The Bowel-Loosening Properties of, Uh, Bookstores

Bookstores and their bathrooms.

One of the most delightful aspects of writing these weekly newsletters is the tips we receive from readers and other members of the uBiome team.

Sometimes they take us to the most unexpected places, but today’s tip must surely rank at the very top of unexpected place-ness.

One of our team – we’ll call her Alison because, well, that’s her name – asked whether we’d ever written about the phenomenon of people feeling an urge to poop when they visit bookstores.

Wait, what?

In more than five years of exploring the world of bacteria and often, let’s face it, bottoms, we thought we’d heard it all.

But Alison proved otherwise.

Let’s begin with her own story.

Describing herself as a lifelong “sufferer,” she explained that it all began in her childhood. “Ask my mom,” she says. “Minutes after arriving at a bookstore, I’d start to panic. I was overtaken by the need to find the bathroom. Quickly. And as a result, I now know every Manhattan bookstore with a clean bathroom.”

Alison’s experiences prompted her to find out if anyone else had ever had similar urges and, boy, had they ever.

The overall story starts in Tokyo in 1985, when a relatively unheard of 29-year-old woman named Mariko Aoki wrote a short letter to a magazine called Han no Zasshi (“Book Magazine”).

In her letter, Mariko wrote: “I’m not sure why, but since about two or three years ago, whenever I go to a bookstore, I am struck by an urge to move my bowels.”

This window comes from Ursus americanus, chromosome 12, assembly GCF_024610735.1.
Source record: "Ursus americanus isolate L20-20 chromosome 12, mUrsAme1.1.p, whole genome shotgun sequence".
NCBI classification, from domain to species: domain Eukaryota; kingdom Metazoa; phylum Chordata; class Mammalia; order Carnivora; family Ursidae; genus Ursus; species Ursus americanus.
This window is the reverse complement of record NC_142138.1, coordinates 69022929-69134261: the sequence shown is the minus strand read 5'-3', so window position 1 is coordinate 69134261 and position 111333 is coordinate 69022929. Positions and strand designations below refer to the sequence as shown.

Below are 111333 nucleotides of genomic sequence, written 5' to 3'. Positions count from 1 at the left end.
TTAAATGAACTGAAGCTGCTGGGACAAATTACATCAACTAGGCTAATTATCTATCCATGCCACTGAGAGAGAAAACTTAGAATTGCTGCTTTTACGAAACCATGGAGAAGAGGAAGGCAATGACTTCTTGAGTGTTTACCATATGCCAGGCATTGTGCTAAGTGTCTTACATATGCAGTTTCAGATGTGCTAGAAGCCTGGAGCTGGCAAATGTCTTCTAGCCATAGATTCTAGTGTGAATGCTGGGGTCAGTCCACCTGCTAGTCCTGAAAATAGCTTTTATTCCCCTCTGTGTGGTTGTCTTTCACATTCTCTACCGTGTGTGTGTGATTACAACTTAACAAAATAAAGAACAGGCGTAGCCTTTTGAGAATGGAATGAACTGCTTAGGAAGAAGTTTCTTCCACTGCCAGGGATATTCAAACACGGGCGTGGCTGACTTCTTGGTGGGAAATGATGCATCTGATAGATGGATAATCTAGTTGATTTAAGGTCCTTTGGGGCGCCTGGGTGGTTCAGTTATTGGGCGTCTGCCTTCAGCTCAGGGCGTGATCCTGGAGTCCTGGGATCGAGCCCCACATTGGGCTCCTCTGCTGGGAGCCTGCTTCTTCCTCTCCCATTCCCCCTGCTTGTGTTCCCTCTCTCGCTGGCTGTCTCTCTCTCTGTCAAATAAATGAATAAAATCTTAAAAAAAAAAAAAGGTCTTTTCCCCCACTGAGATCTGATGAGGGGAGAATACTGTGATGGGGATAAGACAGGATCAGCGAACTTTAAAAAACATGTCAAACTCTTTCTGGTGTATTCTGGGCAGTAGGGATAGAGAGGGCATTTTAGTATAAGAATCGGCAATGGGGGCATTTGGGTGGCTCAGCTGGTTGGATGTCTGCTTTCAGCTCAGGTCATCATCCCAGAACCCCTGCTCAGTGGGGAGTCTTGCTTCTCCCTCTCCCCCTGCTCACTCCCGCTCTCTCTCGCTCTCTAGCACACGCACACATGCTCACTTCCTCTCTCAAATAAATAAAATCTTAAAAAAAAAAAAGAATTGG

Mariko’s letter amused the magazine’s editor, who decided to print it, not for one moment anticipating the outcome.

Nobody, it seems, was more surprised than the editor, when the magazine received a deluge of responses from other readers who confessed that they, too, were troubled by this same response to bookstores, resulting in the magazine naming it the “Mariko Aoki Phenomenon,” which they defined as “an urge to defecate that is suddenly felt after entering bookstores.”

Capitalising on its discovery, the magazine ran a follow-up article, sensationally headlined “The Phenomenon Currently Shaking The Bookstore Industry!”

Now, personally, we wouldn’t quite put it up there with, say, the events around new Harry Potter movies, or a Gwyneth Paltrow book signing, but believe us, this Mariko Aoki Phenomenon began to take off big-time in Japan.

One measure of its significance is its 6,200 word Wikipedia article, mainly translated from Japanese.

Just for context, 6,200 words is around the same length as the entire Wikipedia article about a substantially better-known condition, irritable bowel syndrome.

So a thing that makes people want to poop in bookstores has a Wikipedia article that’s the same length as a medical condition affecting an estimated 10-15% of the world’s population. It’s a strange world.

Clearly, though, the Mariko Aoki Phenomenon seems to be an experience that many, uh, experience.

But perhaps, like us, you’re wondering why?

What on earth could cause people to feel the need to poop on entering bookstore?

Well, although there are many theories, none are actually proven, causing Japanese social psychologist Shozo Shibuya to say that “the specific causes that trigger a defecation urge in bookstores are not yet clearly understood.”

Some suggest that the smell of paper or ink might have a laxative effect.

Others wonder whether it could be caused by customers being relaxed in bookstores.

But if relaxation was the cause, we can think of all kinds of other places that ought to inspire bathroom visits, but seemingly don’t.

With the exception of our own Alison, we’ve so far largely confined ourselves to pigeonholing this phenomenon as Japanese, but research shows that it’s a) also big in America, and b) not only confined to bookstores.